Plan your portfolio for political uncertainty

20 July 2018

An ongoing period of political uncertainty can be unsettling for many investors. We look at some of the ways investors can plan for any potential storms that may lie ahead.

The value of investments can fall as well as rise and you could get back less than you invest. If you’re not sure about investing, seek independent advice.

What you’ll learn:

  • How political change can impact markets.
  • Why diversification matters.
  • Why you should avoid panic decisions during periods of political uncertainty.

Political uncertainty seems to be the new norm. It is still not possible to predict exactly when and how Brexit will be delivered, and Parliament rises for Summer Recess with the UK Government still facing a range of challenges on this and other matters.

Investors may be anxious about the impact events could have on their portfolio. As it is impossible to say with any certainty which way any currency or stock market index will move next, it is, perhaps increasingly, important that investors adopt a long-term investment approach and ensure their portfolios are prepared for any potential volatility. This applies not just to UK-based investments but to all investments.

Why diversification matters

Ensuring your portfolio is properly diversified by investing in a combination of shares, bonds, property, commodities and cash can help reduce overall risk and volatility caused by political uncertainty.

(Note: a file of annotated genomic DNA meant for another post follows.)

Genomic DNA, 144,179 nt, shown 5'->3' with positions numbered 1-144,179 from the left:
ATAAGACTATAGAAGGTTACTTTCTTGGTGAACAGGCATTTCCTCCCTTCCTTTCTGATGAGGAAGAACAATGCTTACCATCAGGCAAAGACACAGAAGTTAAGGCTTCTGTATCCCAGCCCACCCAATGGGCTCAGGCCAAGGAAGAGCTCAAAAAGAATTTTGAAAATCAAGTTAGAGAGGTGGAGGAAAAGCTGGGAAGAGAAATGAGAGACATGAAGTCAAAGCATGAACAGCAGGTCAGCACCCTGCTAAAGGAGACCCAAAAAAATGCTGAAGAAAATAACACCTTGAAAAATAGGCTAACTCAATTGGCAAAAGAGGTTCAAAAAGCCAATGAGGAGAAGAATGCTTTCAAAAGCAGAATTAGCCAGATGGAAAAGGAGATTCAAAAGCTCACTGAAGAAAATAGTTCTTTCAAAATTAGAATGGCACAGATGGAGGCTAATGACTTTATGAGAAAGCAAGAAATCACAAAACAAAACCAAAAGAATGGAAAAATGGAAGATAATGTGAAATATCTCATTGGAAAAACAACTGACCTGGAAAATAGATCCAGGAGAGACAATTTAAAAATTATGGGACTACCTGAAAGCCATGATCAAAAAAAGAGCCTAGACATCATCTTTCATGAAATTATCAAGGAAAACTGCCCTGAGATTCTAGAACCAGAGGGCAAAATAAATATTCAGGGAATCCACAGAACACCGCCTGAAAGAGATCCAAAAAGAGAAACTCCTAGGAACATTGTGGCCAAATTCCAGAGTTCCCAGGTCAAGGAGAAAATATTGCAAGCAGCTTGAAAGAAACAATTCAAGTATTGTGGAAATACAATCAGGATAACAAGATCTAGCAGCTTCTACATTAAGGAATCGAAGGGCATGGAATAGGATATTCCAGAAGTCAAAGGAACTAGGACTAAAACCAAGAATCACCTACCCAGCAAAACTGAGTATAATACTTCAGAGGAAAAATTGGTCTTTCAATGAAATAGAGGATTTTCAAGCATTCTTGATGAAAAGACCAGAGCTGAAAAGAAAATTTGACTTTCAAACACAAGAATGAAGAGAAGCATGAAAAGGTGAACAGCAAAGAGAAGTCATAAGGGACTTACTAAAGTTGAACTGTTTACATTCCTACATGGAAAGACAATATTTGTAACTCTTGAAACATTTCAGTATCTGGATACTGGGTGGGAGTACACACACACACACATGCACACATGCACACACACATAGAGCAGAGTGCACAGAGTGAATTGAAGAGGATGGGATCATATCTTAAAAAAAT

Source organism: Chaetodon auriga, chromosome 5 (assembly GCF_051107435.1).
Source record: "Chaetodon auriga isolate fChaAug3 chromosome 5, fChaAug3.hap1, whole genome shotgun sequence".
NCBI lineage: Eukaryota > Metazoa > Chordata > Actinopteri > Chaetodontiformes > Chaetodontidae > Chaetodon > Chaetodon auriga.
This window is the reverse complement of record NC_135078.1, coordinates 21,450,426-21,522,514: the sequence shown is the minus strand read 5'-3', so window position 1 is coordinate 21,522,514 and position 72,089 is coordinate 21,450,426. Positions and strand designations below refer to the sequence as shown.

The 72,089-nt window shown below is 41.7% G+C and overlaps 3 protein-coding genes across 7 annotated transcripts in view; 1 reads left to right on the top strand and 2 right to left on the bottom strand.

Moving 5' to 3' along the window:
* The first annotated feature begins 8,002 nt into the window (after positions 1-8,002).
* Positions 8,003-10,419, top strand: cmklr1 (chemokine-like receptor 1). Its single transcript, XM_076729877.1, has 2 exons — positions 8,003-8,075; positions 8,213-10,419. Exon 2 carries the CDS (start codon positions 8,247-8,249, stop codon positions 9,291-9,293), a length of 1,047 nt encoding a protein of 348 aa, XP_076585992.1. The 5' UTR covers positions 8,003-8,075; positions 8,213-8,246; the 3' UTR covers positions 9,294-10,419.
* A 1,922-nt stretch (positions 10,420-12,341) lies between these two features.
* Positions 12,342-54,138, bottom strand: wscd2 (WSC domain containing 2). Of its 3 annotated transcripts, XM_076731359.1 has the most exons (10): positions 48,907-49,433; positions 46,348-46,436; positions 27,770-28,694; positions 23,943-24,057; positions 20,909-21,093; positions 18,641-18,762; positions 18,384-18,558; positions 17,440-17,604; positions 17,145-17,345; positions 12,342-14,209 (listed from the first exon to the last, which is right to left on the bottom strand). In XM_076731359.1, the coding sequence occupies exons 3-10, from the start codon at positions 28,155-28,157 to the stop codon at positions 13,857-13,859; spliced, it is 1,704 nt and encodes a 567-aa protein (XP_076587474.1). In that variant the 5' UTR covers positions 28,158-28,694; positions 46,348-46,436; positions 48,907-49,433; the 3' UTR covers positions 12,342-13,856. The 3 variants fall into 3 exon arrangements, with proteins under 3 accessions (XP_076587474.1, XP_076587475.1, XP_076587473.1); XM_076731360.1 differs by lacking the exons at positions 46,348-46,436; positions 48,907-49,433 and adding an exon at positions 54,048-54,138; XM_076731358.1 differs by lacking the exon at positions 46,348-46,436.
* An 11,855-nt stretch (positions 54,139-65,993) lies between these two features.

As your money is invested across several different asset classes, if one of these fares particularly badly, the overall impact on your returns will be lower than if you’d invested in this asset class alone. Of course, the opposite effect also applies – if one asset class performs well, the favourable impact on your returns will be lower.

You may also want to consider holding funds invested in different geographical areas, to further spread risk and protect you from stock market falls. Bear in mind however, that this exposes you to foreign currency risk. This means that when sterling is weak, your pounds will buy you fewer foreign currency denominated investments. However, if you already have overseas investments, lower exchange rates can work to your benefit, as this will boost their value to you.

Bear in mind of course, that volatile share prices could offset any gain or loss from currency movements.

Avoid panic decisions

When the stock market rollercoaster ride can seem hard to stomach, remember that often the worst thing you can do is to panic and sell out of your investments. By doing this you’ll crystallise your losses, whereas if you’re able to sit tight during the bad times, you may, in time, be able to benefit from any recovery.

Dipping in and out of the market and trying to pick the best times to invest is an extremely risky strategy, as no-one knows for certain which way markets are likely to move next.

Instead, investing regularly can help smooth out volatility, as your contributions will buy more shares when prices are low and less when they’re expensive. Over the long run this should help ensure you benefit from both market ups and downs. Remember, however, that regular investing won’t always work in your favour and you could lose out if each time you invest the market is up and then falls.

Find out more about the benefits of making regular investments

As always, make sure you have as much information as possible before you make any decisions about your money. No matter how you try to protect yourself from uncertainty or otherwise, values can still fall and you might get back less than you invest.

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